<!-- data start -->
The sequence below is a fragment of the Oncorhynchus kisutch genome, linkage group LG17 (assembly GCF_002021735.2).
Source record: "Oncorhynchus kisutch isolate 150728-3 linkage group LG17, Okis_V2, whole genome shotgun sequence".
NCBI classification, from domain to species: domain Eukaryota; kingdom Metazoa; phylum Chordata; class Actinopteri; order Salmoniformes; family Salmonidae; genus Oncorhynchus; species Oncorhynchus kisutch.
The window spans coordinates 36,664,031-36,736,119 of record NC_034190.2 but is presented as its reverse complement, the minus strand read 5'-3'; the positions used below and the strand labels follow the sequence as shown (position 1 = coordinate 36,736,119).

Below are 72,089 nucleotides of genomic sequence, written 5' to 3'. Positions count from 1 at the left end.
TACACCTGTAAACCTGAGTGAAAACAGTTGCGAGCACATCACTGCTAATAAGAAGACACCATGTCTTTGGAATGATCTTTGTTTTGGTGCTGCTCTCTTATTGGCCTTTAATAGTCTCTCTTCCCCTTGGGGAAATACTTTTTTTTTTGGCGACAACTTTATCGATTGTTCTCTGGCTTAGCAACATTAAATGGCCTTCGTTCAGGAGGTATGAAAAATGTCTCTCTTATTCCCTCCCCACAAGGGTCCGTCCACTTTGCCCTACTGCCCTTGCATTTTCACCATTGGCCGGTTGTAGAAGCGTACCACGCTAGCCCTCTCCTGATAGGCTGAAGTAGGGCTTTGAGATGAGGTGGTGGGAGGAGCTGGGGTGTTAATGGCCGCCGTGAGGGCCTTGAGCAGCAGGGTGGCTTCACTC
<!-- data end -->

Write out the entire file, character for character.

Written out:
The sequence below is a fragment of the Oncorhynchus kisutch genome, linkage group LG17 (assembly GCF_002021735.2).
Source record: "Oncorhynchus kisutch isolate 150728-3 linkage group LG17, Okis_V2, whole genome shotgun sequence".
NCBI classification, from domain to species: domain Eukaryota; kingdom Metazoa; phylum Chordata; class Actinopteri; order Salmoniformes; family Salmonidae; genus Oncorhynchus; species Oncorhynchus kisutch.
The window spans coordinates 36,664,031-36,736,119 of record NC_034190.2 but is presented as its reverse complement, the minus strand read 5'-3'; the positions used below and the strand labels follow the sequence as shown (position 1 = coordinate 36,736,119).

Below are 72,089 nucleotides of genomic sequence, written 5' to 3'. Positions count from 1 at the left end.
TACACCTGTAAACCTGAGTGAAAACAGTTGCGAGCACATCACTGCTAATAAGAAGACACCATGTCTTTGGAATGATCTTTGTTTTGGTGCTGCTCTCTTATTGGCCTTTAATAGTCTCTCTTCCCCTTGGGGAAATACTTTTTTTTTTGGCGACAACTTTATCGATTGTTCTCTGGCTTAGCAACATTAAATGGCCTTCGTTCAGGAGGTATGAAAAATGTCTCTCTTATTCCCTCCCCACAAGGGTCCGTCCACTTTGCCCTACTGCCCTTGCATTTTCACCATTGGCCGGTTGTAGAAGCGTACCACGCTAGCCCTCTCCTGATAGGCTGAAGTAGGGCTTTGAGATGAGGTGGTGGGAGGAGCTGGGGTGTTAATGGCCGCCGTGAGGGCCTTGAGCAGCAGGGTGGCTTCACTC